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epidemiological investigations? ___

Sampling or posting recommendations. This section should describe circumstances which indicate the need to post warning notices or close beaches and provide information such as sampling locations, times and frequencies.

8.1.3 Sampling location, time and frequency

The first step in planning a sampling activity is to define clearly the objective; in most cases the objective will be either exploratory (assessment) or monitoring (surveillance). While the former is designed to provide preliminary or “one-off information about a site, the latter is undertaken for regulatory or non-regulatory purposes” (Keith, 1990). For a recreational water use area, both objectives may initially coincide. Exploratory sampling will be required to define subsequent sampling. Special requirements for epidemiological studies will be necessary as highlighted in Chapter 13.

The selection of sampling sites, time and frequency of sample collection should attempt to capture the overall microbiological quality of the water at the recreational water use area. These choices should be based upon the information gathered during the sanitary inspection. The selection of sampling stations and time of sampling should take into consideration, variables known to affect water quality, such as the length of the bathing area, presence and periodicity of point and non-point sources of faecal contamination, influences of local weather, the physical characteristics of the bathing area and the presence of bathers. For example, at bathing areas with no detectable sources of external faecal contamination, samples should be collected at the places with the greatest bather densities. Bathing areas known to be influenced by direct or indirect faecal contamination will require additional sampling sites to help define the degree and extent of pollution. The time of day can be an important source of variation (Brenniman et al., 1981; Fleisher, 1985; Tillett, 1993; PHLS, 1995) especially at beaches with significant tides (Cheung et al., 1991). Consideration should also be given to collecting samples at times when bather densities are greatest for example, afternoons at weekends (Cheung et al., 1991; APHA, 1995). Chapter 9 gives an example of an approach to a sampling programme.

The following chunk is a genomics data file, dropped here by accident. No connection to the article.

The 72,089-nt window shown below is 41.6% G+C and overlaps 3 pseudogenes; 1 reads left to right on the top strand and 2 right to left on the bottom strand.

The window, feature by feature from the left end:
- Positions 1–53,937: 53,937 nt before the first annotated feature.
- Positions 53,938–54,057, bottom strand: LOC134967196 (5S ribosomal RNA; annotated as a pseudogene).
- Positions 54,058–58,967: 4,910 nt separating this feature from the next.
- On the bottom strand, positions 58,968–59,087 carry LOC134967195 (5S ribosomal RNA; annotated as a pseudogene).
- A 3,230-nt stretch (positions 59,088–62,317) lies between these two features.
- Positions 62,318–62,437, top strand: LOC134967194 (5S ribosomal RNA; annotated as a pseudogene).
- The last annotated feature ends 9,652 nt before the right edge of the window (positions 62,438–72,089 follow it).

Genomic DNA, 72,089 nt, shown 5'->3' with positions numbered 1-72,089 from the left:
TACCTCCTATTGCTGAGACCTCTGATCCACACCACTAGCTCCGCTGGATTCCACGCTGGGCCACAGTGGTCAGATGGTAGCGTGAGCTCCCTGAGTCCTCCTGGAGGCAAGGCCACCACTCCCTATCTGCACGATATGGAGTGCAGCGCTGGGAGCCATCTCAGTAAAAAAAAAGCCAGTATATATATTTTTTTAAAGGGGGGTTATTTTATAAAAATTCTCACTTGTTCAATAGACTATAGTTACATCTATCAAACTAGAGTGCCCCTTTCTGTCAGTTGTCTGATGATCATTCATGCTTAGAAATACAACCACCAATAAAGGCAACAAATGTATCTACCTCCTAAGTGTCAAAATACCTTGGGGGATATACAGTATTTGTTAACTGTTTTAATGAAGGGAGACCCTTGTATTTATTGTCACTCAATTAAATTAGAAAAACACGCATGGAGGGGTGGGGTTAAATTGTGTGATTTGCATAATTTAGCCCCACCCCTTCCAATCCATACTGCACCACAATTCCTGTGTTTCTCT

Sampling frequency can also influence the acquisition of reliable information on microbiological pollution in a bathing area (Fleisher, 1990; Tillett, 1993). For those laboratories with limited economic or human resources it is better to direct efforts towards increasing sampling frequency instead of confirming presumptive results for Escherichia coli and faecal streptococci. The sampling frequency adopted in many programmes and assessments is fortnightly during the bathing season. Some authors have advocated more frequent samplings such as weekly or more, especially in the peak season in temperate climates (Figueras et al., 1997) and others maintain lower intensity monitoring (e.g. monthly) outside the bathing season. Evidence suggests that once an understanding of quality behaviour has been developed through relatively intensive monitoring and sanitary surveys, then reduced sampling frequencies may be justifiable and can contribute to reducing the burden of monitoring (Chapter 9). For colder climates where the bathing season is restricted by weather, water sampling should be concentrated in that period where historical data show a higher probability of favourable weather conditions for recreational activities. If abnormal favourable weather conditions

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